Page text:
A Whitehorse man whose dangerous offender designation was overturned by the Yukon Court of Appeal earlier this year was re-sentenced May 29.
Mark Lange, convicted of assault causing bodily harm for an unprovoked beating of another man outside the old Salvation Army building in 2014, has now been designated a long-term offender.
Territorial court deputy judge Timothy White also sentenced Lange, now 43, to three-and-a-half years’ imprisonment followed by a 10-year-long supervision order.
Given credit for time he’s already served, Lange will only spend an additional six months in jail.
The new sentence, including the long-term offender designation, was the result of a joint submission by Crown attorney Noel Sinclair and Lange’s defence lawyer Vincent Larochelle and focuses on Lange’s potential of being rehabilitated.
Under the dangerous offender designation Lange, who has a criminal record dating from 1990 that’s peppered with violent offences including a manslaughter conviction, had faced the prospect of an indefinite period in jail.
Before formally sentencing him, White took several minutes to address Lange directly.
“As a child and as an adolescent, you didn’t have a chance … I understand that you’re trying very hard to change,” White said.
Lange replied that he was, and that he began to self-reflect after he was arrested for the beating and his grandmother asked him why he kept going back to jail.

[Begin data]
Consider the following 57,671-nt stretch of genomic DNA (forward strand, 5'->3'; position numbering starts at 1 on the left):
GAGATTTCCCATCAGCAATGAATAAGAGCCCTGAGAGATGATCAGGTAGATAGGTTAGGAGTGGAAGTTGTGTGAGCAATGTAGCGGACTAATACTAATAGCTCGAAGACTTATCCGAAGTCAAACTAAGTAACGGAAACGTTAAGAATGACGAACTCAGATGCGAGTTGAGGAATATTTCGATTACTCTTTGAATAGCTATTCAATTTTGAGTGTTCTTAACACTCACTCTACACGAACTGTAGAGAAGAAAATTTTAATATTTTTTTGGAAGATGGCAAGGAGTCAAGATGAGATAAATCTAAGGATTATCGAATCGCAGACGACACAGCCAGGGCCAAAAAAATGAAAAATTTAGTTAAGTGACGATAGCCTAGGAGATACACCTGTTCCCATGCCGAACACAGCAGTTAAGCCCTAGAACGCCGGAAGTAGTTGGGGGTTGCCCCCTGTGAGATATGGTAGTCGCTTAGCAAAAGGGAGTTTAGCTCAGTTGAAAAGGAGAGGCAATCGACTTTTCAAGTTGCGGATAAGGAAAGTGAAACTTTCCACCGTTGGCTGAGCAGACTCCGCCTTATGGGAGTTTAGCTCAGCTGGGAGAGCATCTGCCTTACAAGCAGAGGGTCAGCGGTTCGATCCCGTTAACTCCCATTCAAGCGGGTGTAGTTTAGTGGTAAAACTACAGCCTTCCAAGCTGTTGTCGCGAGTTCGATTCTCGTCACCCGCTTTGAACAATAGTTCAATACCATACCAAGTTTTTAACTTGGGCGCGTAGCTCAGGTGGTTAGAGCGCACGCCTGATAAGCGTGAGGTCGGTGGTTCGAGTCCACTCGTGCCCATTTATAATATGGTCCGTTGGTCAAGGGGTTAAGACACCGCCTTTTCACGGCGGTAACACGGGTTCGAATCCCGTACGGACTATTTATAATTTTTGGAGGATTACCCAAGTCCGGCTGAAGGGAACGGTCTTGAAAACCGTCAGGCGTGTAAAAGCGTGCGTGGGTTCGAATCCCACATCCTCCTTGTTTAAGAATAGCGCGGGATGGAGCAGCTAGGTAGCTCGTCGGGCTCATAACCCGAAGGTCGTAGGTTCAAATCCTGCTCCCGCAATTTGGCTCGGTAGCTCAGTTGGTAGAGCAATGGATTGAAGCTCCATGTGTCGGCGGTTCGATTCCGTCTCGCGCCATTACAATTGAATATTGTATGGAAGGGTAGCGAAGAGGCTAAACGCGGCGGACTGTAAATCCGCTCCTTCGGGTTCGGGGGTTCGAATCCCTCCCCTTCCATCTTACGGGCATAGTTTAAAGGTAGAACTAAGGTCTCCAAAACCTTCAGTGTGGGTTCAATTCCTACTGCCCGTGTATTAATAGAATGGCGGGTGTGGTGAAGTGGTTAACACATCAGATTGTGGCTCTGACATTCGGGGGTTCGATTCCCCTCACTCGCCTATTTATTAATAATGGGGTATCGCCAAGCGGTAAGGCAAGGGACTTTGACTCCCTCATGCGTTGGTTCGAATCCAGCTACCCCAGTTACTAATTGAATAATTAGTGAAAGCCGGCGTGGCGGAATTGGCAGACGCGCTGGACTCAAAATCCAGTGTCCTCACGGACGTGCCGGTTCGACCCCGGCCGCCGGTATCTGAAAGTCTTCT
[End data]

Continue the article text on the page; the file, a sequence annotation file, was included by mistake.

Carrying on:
“I looked back to Day 1,” he said. “My first day in court was when I was three days old. That’s where it started … Forgiveness is my half too. I have to sit there and learn why I’m so angry.”
White said he noticed, in reading documents filed to the court, that Lange has began taking medication for attention-deficit disorder, which has allowed him to “think more deeply about his anger,” connected more with his First Nations heritage, completely abstained from drugs and alcohol in jail and has taken every program available to him.
The judge also described Lange as someone with “considerable intelligence” as well as a gifted artist, and, if he continues on his current path of bettering himself, someone deserving of a better life.
However, White also cautioned Lange about the challenges lying ahead, describing the court proceedings as a “pivotal event” — should he turn back to alcohol and commit another violent offence, he will most likely be re-designated as a dangerous offender and face an indefinite sentence again.
“You probably have experienced this in your life … The biggest risk comes not when you fail but after you succeed,” he said.
“In the aftermath of that, it’s often followed by depression … I hope you remember that because that’s the real risky part.”
White left Lange with two Spanish words — “porque” and “si.”
Both words have two meanings depending on how they’re pronounced, the judge said — ”porque” can mean “why” and “because,” while “si” can mean “yes” and “if.”
So often, White said, people ask, “Why? ‘Porque?’”
“The answer is there,” he said. “‘Porque.’ Because.”
“… (And) when we commit ourselves to something, ‘Yes,’ also remember that ‘si’ also means ‘if.’”
Contact Jackie Hong at firstname.lastname@example.org